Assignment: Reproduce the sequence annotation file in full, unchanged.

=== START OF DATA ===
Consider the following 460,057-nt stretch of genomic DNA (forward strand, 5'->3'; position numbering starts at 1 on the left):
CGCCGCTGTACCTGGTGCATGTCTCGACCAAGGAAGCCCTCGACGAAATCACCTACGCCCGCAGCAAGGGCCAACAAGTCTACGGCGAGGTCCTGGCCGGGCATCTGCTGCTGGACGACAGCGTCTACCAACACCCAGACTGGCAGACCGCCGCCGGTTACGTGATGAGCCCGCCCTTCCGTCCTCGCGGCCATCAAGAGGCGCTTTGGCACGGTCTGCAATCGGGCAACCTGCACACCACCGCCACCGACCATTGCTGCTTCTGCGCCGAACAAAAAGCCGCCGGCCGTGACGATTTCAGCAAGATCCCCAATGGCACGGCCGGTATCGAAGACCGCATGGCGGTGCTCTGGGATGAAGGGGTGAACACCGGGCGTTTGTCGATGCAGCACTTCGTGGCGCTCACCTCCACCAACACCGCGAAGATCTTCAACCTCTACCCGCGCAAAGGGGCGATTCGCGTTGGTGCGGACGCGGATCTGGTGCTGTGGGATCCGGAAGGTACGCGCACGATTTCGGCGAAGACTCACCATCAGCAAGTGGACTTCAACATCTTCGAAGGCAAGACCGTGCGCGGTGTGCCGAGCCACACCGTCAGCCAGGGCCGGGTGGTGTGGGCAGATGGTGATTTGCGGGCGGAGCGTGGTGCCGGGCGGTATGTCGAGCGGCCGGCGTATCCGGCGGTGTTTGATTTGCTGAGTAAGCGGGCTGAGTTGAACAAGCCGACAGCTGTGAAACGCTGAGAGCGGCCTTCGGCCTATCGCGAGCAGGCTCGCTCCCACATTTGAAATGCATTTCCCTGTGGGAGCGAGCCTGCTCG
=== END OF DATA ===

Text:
Consider the following 460,057-nt stretch of genomic DNA (forward strand, 5'->3'; position numbering starts at 1 on the left):
CGCCGCTGTACCTGGTGCATGTCTCGACCAAGGAAGCCCTCGACGAAATCACCTACGCCCGCAGCAAGGGCCAACAAGTCTACGGCGAGGTCCTGGCCGGGCATCTGCTGCTGGACGACAGCGTCTACCAACACCCAGACTGGCAGACCGCCGCCGGTTACGTGATGAGCCCGCCCTTCCGTCCTCGCGGCCATCAAGAGGCGCTTTGGCACGGTCTGCAATCGGGCAACCTGCACACCACCGCCACCGACCATTGCTGCTTCTGCGCCGAACAAAAAGCCGCCGGCCGTGACGATTTCAGCAAGATCCCCAATGGCACGGCCGGTATCGAAGACCGCATGGCGGTGCTCTGGGATGAAGGGGTGAACACCGGGCGTTTGTCGATGCAGCACTTCGTGGCGCTCACCTCCACCAACACCGCGAAGATCTTCAACCTCTACCCGCGCAAAGGGGCGATTCGCGTTGGTGCGGACGCGGATCTGGTGCTGTGGGATCCGGAAGGTACGCGCACGATTTCGGCGAAGACTCACCATCAGCAAGTGGACTTCAACATCTTCGAAGGCAAGACCGTGCGCGGTGTGCCGAGCCACACCGTCAGCCAGGGCCGGGTGGTGTGGGCAGATGGTGATTTGCGGGCGGAGCGTGGTGCCGGGCGGTATGTCGAGCGGCCGGCGTATCCGGCGGTGTTTGATTTGCTGAGTAAGCGGGCTGAGTTGAACAAGCCGACAGCTGTGAAACGCTGAGAGCGGCCTTCGGCCTATCGCGAGCAGGCTCGCTCCCACATTTGAAATGCATTTCCCTGTGGGAGCGAGCCTGCTCG